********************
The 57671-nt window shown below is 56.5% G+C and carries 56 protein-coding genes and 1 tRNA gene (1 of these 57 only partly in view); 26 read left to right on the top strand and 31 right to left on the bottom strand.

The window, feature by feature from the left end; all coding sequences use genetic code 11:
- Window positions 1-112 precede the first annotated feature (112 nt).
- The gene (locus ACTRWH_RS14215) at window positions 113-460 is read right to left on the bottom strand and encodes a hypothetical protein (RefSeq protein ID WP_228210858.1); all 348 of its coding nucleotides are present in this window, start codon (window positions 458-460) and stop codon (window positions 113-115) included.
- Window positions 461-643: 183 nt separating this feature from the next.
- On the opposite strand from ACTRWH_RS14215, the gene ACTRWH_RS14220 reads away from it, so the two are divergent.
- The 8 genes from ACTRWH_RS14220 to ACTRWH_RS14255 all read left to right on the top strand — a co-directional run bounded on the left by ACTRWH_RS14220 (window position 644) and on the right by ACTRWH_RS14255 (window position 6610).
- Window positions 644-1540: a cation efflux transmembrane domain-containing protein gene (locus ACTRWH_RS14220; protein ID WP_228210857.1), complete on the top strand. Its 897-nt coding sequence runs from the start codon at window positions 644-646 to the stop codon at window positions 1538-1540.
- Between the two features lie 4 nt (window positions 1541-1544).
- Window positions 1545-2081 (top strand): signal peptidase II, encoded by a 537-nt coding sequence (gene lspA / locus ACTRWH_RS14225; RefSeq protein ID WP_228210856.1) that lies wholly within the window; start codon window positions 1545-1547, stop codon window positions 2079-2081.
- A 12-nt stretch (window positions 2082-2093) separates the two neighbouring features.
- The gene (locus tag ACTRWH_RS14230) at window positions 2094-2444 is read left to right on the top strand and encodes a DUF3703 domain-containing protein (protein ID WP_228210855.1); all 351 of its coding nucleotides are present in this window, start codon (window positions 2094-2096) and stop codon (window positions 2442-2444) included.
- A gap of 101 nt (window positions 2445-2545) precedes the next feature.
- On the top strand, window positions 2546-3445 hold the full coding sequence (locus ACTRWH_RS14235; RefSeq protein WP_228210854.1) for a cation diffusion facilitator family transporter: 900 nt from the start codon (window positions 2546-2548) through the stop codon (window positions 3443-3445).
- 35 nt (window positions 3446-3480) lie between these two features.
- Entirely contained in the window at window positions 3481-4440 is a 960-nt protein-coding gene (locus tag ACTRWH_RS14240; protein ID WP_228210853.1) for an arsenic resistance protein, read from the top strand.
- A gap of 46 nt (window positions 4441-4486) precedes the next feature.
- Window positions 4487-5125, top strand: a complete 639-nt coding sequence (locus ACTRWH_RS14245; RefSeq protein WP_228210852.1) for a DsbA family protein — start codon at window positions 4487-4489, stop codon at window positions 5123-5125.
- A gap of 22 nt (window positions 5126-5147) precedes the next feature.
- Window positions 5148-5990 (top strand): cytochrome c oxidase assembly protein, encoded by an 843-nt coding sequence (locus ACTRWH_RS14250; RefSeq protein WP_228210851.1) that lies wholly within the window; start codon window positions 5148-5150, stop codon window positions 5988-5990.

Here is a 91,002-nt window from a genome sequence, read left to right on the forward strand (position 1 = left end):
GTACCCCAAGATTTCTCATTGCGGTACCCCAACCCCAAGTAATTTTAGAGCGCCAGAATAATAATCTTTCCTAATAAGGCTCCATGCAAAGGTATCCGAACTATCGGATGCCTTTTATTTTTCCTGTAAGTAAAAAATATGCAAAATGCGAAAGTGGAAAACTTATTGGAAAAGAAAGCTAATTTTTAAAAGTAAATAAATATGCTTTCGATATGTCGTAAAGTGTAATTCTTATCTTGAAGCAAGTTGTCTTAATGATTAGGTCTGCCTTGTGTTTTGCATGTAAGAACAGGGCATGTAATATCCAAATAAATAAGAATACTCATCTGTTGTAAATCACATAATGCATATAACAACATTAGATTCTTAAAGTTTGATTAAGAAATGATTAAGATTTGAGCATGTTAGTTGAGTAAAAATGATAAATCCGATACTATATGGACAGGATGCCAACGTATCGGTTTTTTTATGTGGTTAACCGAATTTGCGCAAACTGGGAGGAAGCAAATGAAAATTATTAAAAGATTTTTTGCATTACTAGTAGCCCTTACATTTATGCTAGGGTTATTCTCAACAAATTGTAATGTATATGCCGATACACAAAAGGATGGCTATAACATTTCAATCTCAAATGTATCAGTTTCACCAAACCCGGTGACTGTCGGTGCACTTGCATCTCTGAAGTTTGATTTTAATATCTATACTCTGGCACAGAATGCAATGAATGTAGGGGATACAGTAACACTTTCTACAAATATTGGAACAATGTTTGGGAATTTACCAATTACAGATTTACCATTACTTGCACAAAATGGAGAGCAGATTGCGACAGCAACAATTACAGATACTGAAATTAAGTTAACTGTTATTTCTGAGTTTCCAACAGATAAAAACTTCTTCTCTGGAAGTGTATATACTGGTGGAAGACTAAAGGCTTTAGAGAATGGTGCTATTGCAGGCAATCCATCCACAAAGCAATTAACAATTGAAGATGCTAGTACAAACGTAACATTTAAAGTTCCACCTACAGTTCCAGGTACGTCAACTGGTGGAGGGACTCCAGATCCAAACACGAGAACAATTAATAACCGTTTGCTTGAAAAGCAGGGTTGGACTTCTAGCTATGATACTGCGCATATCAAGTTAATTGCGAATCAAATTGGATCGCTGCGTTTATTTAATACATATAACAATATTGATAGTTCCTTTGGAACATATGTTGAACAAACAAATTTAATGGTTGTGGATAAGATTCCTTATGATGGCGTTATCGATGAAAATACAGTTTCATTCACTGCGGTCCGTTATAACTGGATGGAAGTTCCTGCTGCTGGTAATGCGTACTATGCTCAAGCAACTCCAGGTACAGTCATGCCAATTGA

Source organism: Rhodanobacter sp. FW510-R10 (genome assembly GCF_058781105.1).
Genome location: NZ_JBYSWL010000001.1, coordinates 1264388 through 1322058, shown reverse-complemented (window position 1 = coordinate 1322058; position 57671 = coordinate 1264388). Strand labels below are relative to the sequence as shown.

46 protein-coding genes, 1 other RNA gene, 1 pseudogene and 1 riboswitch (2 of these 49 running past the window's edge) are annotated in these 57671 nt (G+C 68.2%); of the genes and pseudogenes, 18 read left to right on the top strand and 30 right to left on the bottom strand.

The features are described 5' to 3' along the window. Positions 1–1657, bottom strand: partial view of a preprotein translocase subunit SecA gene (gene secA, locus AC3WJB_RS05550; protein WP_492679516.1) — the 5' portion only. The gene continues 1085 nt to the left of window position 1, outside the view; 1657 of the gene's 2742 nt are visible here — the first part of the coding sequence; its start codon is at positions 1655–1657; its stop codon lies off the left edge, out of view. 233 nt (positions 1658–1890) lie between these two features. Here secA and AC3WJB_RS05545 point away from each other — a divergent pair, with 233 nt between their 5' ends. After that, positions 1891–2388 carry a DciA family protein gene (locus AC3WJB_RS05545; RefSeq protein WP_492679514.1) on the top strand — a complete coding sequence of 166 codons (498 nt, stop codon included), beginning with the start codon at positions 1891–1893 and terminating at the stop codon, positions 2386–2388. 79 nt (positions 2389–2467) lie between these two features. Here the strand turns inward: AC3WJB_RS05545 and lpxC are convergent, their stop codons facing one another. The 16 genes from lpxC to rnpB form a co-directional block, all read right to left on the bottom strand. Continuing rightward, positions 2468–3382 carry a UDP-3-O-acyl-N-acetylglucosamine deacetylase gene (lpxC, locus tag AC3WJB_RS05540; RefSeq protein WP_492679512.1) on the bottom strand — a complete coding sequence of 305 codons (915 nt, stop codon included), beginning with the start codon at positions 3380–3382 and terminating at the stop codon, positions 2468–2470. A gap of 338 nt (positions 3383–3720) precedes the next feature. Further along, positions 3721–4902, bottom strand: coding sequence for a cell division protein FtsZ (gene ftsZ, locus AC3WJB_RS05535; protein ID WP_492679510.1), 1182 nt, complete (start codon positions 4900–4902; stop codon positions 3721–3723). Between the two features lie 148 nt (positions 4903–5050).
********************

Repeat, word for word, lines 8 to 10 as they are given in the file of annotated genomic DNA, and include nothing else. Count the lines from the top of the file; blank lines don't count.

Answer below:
- Window positions 644-1540: a cation efflux transmembrane domain-containing protein gene (locus ACTRWH_RS14220; protein ID WP_228210857.1), complete on the top strand. Its 897-nt coding sequence runs from the start codon at window positions 644-646 to the stop codon at window positions 1538-1540.
- Between the two features lie 4 nt (window positions 1541-1544).
- Window positions 1545-2081 (top strand): signal peptidase II, encoded by a 537-nt coding sequence (gene lspA / locus ACTRWH_RS14225; RefSeq protein ID WP_228210856.1) that lies wholly within the window; start codon window positions 1545-1547, stop codon window positions 2079-2081.